A full week after he was scheduled to touch down in the capital Juba after a two-year absence, South Sudanese rebel leader Riek Machar remains an elusive figure.
Machar’s arrival has been held up by a dispute between his people and the government of South Sudan’s President Salva Kiir about the number of troops and weapons which the rebel leader is permitted to bring to the capital.
There is a lot riding on Machar’s return. The last time he was in Juba was December 2013, two years after South Sudan had earned the title of the world’s youngest country by seceding from Sudan in 2011. After serving as a commander in the war for South Sudan’s independence, he retained the post of vice president after secession but was sacked in July 2013 after falling out with Kiir. Come December 2013, the country dramatically descended into civil war after Kiir accused Machar of plotting a coup. Initial fighting between soldiers from the two sides spilled out of Juba and has ravaged the country since, claiming thousands of lives and displacing more than 2 million people.
Machar’s proposed return follows a tentative peace deal signed in August 2015 and an agreement struck in January by both sides to share cabinet posts in a transitional government of national unity. The chairman of the body monitoring the peace deal, the Joint Monitoring Evaluation Committee, warned after Machar’s initial delay that the peace agreement had been put “at risk” by the postponements, while the U.S. State Department said on Saturday that Machar’s failure to turn up in Juba constituted “a wilful desire not to abide by his own commitments.”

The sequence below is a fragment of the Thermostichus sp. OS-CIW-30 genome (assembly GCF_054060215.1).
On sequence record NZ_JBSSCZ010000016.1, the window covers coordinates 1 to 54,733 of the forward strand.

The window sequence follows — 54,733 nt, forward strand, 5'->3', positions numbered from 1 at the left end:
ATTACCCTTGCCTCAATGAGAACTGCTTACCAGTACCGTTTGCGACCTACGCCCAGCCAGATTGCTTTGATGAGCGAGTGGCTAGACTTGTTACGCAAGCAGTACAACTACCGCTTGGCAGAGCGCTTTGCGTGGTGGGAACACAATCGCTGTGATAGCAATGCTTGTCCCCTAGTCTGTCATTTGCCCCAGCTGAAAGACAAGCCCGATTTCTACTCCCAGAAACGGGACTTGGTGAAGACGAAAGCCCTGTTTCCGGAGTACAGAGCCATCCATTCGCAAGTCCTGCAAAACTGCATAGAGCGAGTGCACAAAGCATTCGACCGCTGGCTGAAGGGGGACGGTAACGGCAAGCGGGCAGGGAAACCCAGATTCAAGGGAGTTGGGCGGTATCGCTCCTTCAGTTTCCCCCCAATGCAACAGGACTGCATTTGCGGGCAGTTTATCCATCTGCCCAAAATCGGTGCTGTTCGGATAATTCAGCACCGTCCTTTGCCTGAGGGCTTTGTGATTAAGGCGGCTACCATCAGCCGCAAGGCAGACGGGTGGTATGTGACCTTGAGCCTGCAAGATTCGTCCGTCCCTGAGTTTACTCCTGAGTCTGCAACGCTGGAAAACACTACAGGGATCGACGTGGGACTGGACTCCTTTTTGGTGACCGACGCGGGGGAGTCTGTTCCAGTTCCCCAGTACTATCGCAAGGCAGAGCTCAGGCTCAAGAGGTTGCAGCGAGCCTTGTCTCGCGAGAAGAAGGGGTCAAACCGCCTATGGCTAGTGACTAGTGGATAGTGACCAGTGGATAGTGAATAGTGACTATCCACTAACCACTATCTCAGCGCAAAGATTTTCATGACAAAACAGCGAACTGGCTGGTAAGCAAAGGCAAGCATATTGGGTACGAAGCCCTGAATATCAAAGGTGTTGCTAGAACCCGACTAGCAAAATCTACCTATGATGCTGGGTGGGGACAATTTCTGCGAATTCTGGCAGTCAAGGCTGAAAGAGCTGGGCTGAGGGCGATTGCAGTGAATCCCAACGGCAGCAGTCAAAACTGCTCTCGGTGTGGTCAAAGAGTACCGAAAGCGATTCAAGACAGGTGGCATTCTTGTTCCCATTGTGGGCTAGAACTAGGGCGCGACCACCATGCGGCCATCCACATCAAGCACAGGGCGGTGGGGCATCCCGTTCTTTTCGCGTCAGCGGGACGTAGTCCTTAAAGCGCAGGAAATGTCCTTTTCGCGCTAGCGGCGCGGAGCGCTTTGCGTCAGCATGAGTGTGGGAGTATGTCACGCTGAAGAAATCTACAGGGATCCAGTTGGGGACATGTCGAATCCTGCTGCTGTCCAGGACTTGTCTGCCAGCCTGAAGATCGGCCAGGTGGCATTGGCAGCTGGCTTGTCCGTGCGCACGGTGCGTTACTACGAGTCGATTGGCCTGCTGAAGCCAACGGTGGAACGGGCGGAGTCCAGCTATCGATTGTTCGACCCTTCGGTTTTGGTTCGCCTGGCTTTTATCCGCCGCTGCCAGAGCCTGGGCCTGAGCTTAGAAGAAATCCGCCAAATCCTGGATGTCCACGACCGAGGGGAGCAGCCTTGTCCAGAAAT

The ongoing wrangle is evidence of the “nervousness” present on both sides about the fragility of the agreement, says Emma Gordon, senior East Africa analyst at global risk consultancy Verisk Maplecroft. “It also highlights the huge levels of mistrust between Machar and Kiir and it shows that the peace deal we have now isn’t necessarily comprehensive enough,” says Gordon. “[While] it’s a step in the right direction, the deal doesn’t actually resolve all of the tensions that sparked the violence in the first place.”
Since the civil war’s outbreak, Juba has not been at the epicenter of the violence, which has focused in the north and east of the countries in states such as Jonglei and Unity. Gordon says Machar’s return to the capital is raising fears that Juba—South Sudan’s biggest city—could once again descend into chaos.
The ongoing conflict has had myriad impacts on the people of South Sudan, including pushing the country to the brink of famine with 2.8 million people—almost one-quarter of the population—in desperate need of humanitarian assistance, according to the United Nations. Despite being oil-rich, South Sudan is predicted to record negative GDP growth in 2015 after growing by 30.7 percent in 2014, largely due to the conflict, declines in oil production and the global fall in oil prices.
The conflict has also brought ethnic tensions into sharp relief—Machar and Kiir are members of the two main ethnic groups in South Sudan, the Nuer and Dinka respectively and some of the early fighting appeared to be ethnic in nature.
Gordon predicts that necessity will push Machar and Kiir into working together but that underlying tensions will persist. “The economic crisis in South Sudan desperately needs to be addressed and I think there will be an agreement that will mean the two sides can create this government,” says Gordon. “That said, tensions between the Dinka and Nuer—particularly in periphery areas in the north and east—are not going to go anywhere. I don’t think governance will be effective, but the transitional government will function as it needs to.”